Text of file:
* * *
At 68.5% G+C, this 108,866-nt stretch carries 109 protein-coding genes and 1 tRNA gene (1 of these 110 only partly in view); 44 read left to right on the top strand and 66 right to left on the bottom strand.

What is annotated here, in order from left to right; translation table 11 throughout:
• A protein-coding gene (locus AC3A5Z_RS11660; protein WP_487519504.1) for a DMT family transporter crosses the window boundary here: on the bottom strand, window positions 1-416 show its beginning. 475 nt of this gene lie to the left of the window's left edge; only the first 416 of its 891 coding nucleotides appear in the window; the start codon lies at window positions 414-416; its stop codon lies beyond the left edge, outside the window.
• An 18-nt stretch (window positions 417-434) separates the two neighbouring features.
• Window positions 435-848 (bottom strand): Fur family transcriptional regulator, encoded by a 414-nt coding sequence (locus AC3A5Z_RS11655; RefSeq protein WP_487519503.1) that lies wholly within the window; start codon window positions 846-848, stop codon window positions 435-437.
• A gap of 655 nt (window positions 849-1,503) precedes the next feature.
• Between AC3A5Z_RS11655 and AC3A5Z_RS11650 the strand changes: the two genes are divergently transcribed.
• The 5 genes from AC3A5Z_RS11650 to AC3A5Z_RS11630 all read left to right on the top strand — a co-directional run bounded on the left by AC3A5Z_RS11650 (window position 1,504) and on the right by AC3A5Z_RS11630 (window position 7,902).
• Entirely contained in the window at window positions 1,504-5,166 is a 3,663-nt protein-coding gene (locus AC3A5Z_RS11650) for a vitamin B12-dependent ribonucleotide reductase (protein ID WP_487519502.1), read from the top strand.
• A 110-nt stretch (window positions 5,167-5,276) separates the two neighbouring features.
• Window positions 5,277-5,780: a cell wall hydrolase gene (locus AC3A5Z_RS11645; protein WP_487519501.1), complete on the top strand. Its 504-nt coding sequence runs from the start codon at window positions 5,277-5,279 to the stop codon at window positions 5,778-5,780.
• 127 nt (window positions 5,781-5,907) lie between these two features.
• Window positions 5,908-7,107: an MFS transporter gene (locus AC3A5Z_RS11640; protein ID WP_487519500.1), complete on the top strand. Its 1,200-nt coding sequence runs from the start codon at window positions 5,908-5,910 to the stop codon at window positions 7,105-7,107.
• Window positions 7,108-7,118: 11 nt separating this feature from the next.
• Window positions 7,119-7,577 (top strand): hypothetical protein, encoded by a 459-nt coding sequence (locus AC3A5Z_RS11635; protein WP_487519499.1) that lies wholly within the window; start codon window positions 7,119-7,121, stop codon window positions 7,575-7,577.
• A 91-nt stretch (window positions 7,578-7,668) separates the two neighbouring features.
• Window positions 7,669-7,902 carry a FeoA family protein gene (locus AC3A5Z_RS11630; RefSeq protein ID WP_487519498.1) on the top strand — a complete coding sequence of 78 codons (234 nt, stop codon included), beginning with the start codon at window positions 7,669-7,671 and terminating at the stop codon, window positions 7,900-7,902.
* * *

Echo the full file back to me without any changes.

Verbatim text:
At 68.5% G+C, this 108,866-nt stretch carries 109 protein-coding genes and 1 tRNA gene (1 of these 110 only partly in view); 44 read left to right on the top strand and 66 right to left on the bottom strand.

What is annotated here, in order from left to right; translation table 11 throughout:
• A protein-coding gene (locus AC3A5Z_RS11660; protein WP_487519504.1) for a DMT family transporter crosses the window boundary here: on the bottom strand, window positions 1-416 show its beginning. 475 nt of this gene lie to the left of the window's left edge; only the first 416 of its 891 coding nucleotides appear in the window; the start codon lies at window positions 414-416; its stop codon lies beyond the left edge, outside the window.
• An 18-nt stretch (window positions 417-434) separates the two neighbouring features.
• Window positions 435-848 (bottom strand): Fur family transcriptional regulator, encoded by a 414-nt coding sequence (locus AC3A5Z_RS11655; RefSeq protein WP_487519503.1) that lies wholly within the window; start codon window positions 846-848, stop codon window positions 435-437.
• A gap of 655 nt (window positions 849-1,503) precedes the next feature.
• Between AC3A5Z_RS11655 and AC3A5Z_RS11650 the strand changes: the two genes are divergently transcribed.
• The 5 genes from AC3A5Z_RS11650 to AC3A5Z_RS11630 all read left to right on the top strand — a co-directional run bounded on the left by AC3A5Z_RS11650 (window position 1,504) and on the right by AC3A5Z_RS11630 (window position 7,902).
• Entirely contained in the window at window positions 1,504-5,166 is a 3,663-nt protein-coding gene (locus AC3A5Z_RS11650) for a vitamin B12-dependent ribonucleotide reductase (protein ID WP_487519502.1), read from the top strand.
• A 110-nt stretch (window positions 5,167-5,276) separates the two neighbouring features.
• Window positions 5,277-5,780: a cell wall hydrolase gene (locus AC3A5Z_RS11645; protein WP_487519501.1), complete on the top strand. Its 504-nt coding sequence runs from the start codon at window positions 5,277-5,279 to the stop codon at window positions 5,778-5,780.
• 127 nt (window positions 5,781-5,907) lie between these two features.
• Window positions 5,908-7,107: an MFS transporter gene (locus AC3A5Z_RS11640; protein ID WP_487519500.1), complete on the top strand. Its 1,200-nt coding sequence runs from the start codon at window positions 5,908-5,910 to the stop codon at window positions 7,105-7,107.
• Window positions 7,108-7,118: 11 nt separating this feature from the next.
• Window positions 7,119-7,577 (top strand): hypothetical protein, encoded by a 459-nt coding sequence (locus AC3A5Z_RS11635; protein WP_487519499.1) that lies wholly within the window; start codon window positions 7,119-7,121, stop codon window positions 7,575-7,577.
• A 91-nt stretch (window positions 7,578-7,668) separates the two neighbouring features.
• Window positions 7,669-7,902 carry a FeoA family protein gene (locus AC3A5Z_RS11630; RefSeq protein ID WP_487519498.1) on the top strand — a complete coding sequence of 78 codons (234 nt, stop codon included), beginning with the start codon at window positions 7,669-7,671 and terminating at the stop codon, window positions 7,900-7,902.